As the metrics for judging the success of colleges and universities expands to include more than legacy and publishing reputations, the challenges facing further education today centre on the campus as an extraordinary experience, one that attracts, involves, and makes lifelong fans of students, academics and a fascinating range of key stakeholders.
For everyone involved, whatever the importance of results, university is so much more than the mechanics of a degree. It’s a coming of age. It’s a way of life. It’s a magnificent and giant learning experience.
Unfortunately, as is the case across different sectors, the masterplanning value stack for the redevelopment of campuses tends to invert the logic of this quest for experience. It begins, instead, with the design of building(s). It grows the interior out of the architectural constraints of that design. And, finally, it thinks about how all this feeds into a category we all call the ‘end user’. This is my shtick, and I’ve banged on about it time and again, so I‘ll save you the detail, except to say that in the same way that you don’t go to a festival because of the size, variance and design of the marquees, so people don’t choose a university on the merits of its buildings, soft furnishings and typical journeys.
Rather, they choose it on the basis of what it offers, and by this I mean ‘offer’ in the widest sense possible, the curriculum in all its many aspects, academic, extra and hidden, the many types of lifestyle(s) as catered for and encouraged by a campus that, like a festival, attracts through a programme that makes space as much for the unexpected as it does the expected. I imagine such a programme as a giant ‘what’s-on’ entity, one that covers everything from fixed daily, weekly, and monthly timetables, to one-off events, to information about happenings across campus. It’s there not just to help map schedules, but also to foster opportunity, to encourage journeys born not (only) of the imagination of the masterplanner, but rather of the individual(s) in situ, experiences created and driven by the interests, needs and wants of the students themselves.
All of which feels much easier to say than do, I know. However, abovementioned nods to the festival as inspiration are more than analogous. While, of course, they are two very different beasts, one a temporary piece of mass celebration, the other a permanent seat of learning, whenever I attend a festival, and in particular the end-of-season Good Life, which lives or dies by the quality of its programme, I am reminded how much further advanced the festival maker is when it comes to attracting and helping create the sort of experiences the designers of future campuses aspire to.
The Good Life Experience festival is the brainchild of Cerys Matthews and Charlie Gladstone. It lasts three days, and is, they say, ‘a weekend of fun and discovery’. They list its cornerstone areas or totems of experience as ‘music, food, books, ideas, workshops’, all, they say, to be enjoyed in ‘the great outdoors.’ It is what it says on the tin. The programme the printed result of a year’s worth of judicious curiosity-building conversation, festival-goers are met at its start by a giant physical departure-like board (the programme), which as well as repeating the line-up, activities and stuff as seen online, acts as a gateway into another, different, and altogether special world.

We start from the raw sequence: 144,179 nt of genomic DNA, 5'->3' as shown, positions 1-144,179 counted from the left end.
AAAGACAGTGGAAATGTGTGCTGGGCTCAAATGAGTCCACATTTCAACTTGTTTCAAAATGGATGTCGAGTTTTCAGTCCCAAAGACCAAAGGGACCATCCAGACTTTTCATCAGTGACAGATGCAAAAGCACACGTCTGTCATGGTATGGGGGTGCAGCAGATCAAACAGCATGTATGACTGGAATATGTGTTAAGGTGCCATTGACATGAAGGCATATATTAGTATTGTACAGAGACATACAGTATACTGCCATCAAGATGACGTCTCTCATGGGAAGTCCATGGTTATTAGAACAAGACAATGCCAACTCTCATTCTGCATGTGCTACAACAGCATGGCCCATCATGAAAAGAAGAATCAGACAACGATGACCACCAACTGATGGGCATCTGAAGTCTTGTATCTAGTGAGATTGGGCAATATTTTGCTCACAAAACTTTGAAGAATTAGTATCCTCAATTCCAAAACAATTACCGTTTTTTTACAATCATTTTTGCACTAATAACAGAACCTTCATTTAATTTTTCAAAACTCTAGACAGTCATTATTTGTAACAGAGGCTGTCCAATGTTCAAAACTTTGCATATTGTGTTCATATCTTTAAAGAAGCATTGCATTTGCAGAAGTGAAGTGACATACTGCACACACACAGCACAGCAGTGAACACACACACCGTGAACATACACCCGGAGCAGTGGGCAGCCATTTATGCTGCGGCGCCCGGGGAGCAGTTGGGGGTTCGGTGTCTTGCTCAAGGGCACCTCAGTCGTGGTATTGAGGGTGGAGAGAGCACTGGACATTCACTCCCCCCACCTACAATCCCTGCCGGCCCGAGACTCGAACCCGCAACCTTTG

Once in, and over the course of the next three days, the programme is our experience map and guide, connecting us to the expected and the unexpected, the attractions serving as impromptu meeting places, the experiences we’ve signed up to the structure by which we do exactly as hoped: have fun and discover. By the end, whether it’s joining in dances, roaring in crowds, or making a bow and arrow, we are all in some way collaborating, an act that is quite literally the life and blood of the festival itself. I am not party to the masterplanning of Matthews and Gladstone, but I’m betting my last pair of shoes on the fact that the phrases ‘user experience’ and ‘user journey’ have hardly ever – perhaps never – passed their lips. We can plan to attract, involve and give a sense of belonging, but we can’t own it, at least not the experiences of anyone but ourselves. Every experience, however similar to the last, is unique.
So, thinking on our campus of the future, if we look again at the Good Life’s elevator pitch, change the time reference to three or more years, and the place to the name of the university’s home own or city, and refresh that list of totems of experience, then we are beginning to design for the campus as a festival of learning, one that is as enjoyable as it is necessarily serious. This is neither a frivolous nor a bizarre recommendation. Remember, it’s the programme that informs everything. If the campus of the future is to be the attractive, vibrant and high performing place that we all want it to be, if it’s to invite curiosity, facilitate connection, and encourage collaboration, then it needs to start with the most inspirational of programmes, offering the opportunity: to cross-pollinate and design some of our own syllabuses, attending lectures, seminars and workshops across the campus; to want to eat, shop, socialise, and play here; to meet not only with academics, fellow students or our own culture, but also with the world of work, with all walks of life, and with people from everywhere; and to be able to do all this on campus, in multiple places and multiple ways.
So, a call to action for the future campus: Get the programme right. Do this and we have a masterplan for the experiences of the very people who will, in turn and in return, create for, do well in, and remember the university that has been exactly what it’s kicked up to be: a wonderful, life changing experience, a success, whatever the metric.